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Saturday, April 20, 2024

Young boy who broke his neck in an accident survives, graduates from US high school with good grades

An 18-year-old boy named Noble Haskell, who broke his neck in an accident during his time as a student, has successfully overcome his challenges. He graduated with good grades from Colorado High School in the United States.

Noble, who is from Colorado, was in a car accident when he was 16 years old. He was on a road trip with his friends at the time and the accident resulted in him breaking his neck and other important bones.

He stated that he was able to survive the accident because he was rushed by an emergency flight to a nearby hospital where they took the broken bones out and stabled his neck for continuous treatment. 

“Three of my good buddies from cross country were all taking a road trip right before a couple of them left off to college and left off to the army one last hoorah if you will. We went to Branson, Missouri. On our way back, we were passing through Kansas on I-70 and we were rear-ended,” Noble recalled.

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”And I was Flight for Life from Russell, Kansas, down to Wichita where they had to perform surgeries to take the broken bones out of my neck, fuse my neck, but basically try to do what they needed to do to make it so I had the best possible chance for recovery,” he said of what happened two years ago,” he added.

Daniel stated that he spent the next 31 days in the Hospital after he was rescued, followed by four more months at Craig Hospital in Englewood, Colorado before he was finally able to recover.

“When I first initially started realizing what was happening, a lot of it was just ignorance because I didn’t quite know what followed an injury like this,” he said.


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Noble further said though recovering was strange to him, he remained determined and he was able to learn how to make use of his new body.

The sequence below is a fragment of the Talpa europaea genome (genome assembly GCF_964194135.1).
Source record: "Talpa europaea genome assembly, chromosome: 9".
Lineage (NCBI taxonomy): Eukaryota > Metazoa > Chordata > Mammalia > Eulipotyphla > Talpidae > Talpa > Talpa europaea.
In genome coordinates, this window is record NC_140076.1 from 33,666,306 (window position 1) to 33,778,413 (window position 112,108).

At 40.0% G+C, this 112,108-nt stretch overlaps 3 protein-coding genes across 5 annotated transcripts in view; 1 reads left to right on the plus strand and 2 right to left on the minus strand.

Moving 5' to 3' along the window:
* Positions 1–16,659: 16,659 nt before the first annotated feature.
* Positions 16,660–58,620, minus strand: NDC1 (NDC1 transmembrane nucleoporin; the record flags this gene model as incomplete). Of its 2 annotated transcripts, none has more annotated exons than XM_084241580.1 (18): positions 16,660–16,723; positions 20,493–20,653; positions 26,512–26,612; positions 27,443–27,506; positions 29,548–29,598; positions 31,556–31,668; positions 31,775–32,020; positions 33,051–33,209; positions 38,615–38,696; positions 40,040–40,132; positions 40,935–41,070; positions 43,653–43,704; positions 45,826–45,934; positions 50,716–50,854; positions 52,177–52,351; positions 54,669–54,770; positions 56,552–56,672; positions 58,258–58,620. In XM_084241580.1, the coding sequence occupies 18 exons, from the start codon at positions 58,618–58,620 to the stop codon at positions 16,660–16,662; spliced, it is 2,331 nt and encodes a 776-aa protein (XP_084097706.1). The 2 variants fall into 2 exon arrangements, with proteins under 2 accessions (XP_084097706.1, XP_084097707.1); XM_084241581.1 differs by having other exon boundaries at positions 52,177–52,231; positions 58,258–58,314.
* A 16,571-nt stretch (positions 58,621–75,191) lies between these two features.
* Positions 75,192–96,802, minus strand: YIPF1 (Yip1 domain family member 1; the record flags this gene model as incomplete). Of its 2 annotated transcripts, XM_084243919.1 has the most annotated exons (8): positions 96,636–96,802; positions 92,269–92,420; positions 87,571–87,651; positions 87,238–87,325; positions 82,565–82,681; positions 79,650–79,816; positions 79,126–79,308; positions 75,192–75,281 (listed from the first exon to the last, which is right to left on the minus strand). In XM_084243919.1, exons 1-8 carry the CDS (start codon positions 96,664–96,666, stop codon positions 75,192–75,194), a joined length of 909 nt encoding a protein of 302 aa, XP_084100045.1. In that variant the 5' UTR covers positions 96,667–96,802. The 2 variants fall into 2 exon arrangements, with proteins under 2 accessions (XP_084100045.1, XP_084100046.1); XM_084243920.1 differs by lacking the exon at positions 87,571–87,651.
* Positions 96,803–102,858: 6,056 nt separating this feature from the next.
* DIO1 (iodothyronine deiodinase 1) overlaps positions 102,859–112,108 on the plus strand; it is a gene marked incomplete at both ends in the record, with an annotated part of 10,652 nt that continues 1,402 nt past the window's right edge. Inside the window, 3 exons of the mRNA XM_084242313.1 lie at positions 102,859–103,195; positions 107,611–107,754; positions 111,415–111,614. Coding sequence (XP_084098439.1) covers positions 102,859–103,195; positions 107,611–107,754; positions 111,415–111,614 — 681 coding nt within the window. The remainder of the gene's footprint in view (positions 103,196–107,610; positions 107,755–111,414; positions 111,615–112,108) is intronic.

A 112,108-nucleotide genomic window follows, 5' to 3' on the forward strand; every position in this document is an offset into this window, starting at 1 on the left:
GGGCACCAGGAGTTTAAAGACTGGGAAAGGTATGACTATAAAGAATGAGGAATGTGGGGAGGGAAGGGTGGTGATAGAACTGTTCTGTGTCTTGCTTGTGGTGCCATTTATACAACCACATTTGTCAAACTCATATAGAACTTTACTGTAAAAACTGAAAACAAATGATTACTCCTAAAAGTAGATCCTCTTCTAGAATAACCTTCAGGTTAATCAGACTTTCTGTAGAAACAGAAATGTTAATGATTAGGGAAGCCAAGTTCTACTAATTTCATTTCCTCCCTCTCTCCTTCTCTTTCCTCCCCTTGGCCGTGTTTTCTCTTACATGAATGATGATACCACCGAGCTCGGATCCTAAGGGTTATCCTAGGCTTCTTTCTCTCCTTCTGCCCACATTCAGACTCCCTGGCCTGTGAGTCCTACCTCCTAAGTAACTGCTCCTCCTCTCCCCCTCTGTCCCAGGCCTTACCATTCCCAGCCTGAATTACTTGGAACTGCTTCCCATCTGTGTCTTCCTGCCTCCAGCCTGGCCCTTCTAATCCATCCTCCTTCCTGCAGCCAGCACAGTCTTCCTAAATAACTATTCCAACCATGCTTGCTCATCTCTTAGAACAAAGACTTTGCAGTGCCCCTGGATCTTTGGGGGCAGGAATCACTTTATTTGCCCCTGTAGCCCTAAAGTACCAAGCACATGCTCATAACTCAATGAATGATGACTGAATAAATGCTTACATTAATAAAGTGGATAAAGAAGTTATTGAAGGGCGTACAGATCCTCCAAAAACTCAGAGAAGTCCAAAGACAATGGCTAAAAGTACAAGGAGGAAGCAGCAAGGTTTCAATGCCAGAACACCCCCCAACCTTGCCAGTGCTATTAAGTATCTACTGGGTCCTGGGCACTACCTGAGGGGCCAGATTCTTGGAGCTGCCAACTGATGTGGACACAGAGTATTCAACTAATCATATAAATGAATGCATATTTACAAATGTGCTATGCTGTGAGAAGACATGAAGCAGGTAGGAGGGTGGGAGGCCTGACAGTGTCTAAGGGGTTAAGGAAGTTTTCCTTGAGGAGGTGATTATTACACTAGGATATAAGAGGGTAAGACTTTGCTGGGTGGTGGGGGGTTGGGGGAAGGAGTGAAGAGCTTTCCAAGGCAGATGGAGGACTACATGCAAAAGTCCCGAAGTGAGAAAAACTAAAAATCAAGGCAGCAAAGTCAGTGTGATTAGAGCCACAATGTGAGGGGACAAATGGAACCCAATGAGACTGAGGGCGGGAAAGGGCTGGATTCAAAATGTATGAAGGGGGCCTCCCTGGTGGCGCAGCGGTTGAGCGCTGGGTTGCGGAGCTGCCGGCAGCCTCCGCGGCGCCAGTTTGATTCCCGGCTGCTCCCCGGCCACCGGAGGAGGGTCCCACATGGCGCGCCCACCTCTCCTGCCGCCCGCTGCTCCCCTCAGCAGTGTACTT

“Day by Day, I slowly gained a lot more mobility and strength. Obviously, I lost a lot of muscle, but I was able to start doing a flicker with my finger; a flicker of my big toe. That snowballed into more movement, more strength, and more mobility all around,” he said.

Upon recovering, Noble returned to school with the support and encouragement of his family and colleagues. Despite needing a walking stick, he persevered and completed his studies.

He mentioned that his ultimate aim was to walk unaided during his graduation ceremony and receive his diploma certificate, and he achieved this goal.

“The biggest thing I was thinking to myself was just don’t fall, I didn’t want to fall in front of all those people. I’ve fallen a couple of times, but I didn’t want that time to be one of them,” he said.

Daniel’s mother, Kris Haskell described Noble’s recovery as a miracle. She said him walking at his graduation was not something she saw as impossible and she’s glad he did it.

“So to think about where he was two years ago, and to see him walk today, really was a miracle and it wasn’t just a big miracle, it was a hundred miracles along the way,” Kris said.

“I knew that he would walk again I knew that he would run and I think that’s what faith has been for us, that belief when you can’t see it, just the relentless going after it and belief that he’s going to do it — and he did,” she added.

Noble’s family hosted a  5K Walk/Run to raise funds for his continued therapy. The cost is $5 to run with additional donations accepted which will go directly to Noble’s therapy to run again.

Noble mentioned that he would wait for a full recovery before he would proceed to the university for his undergraduate degree.

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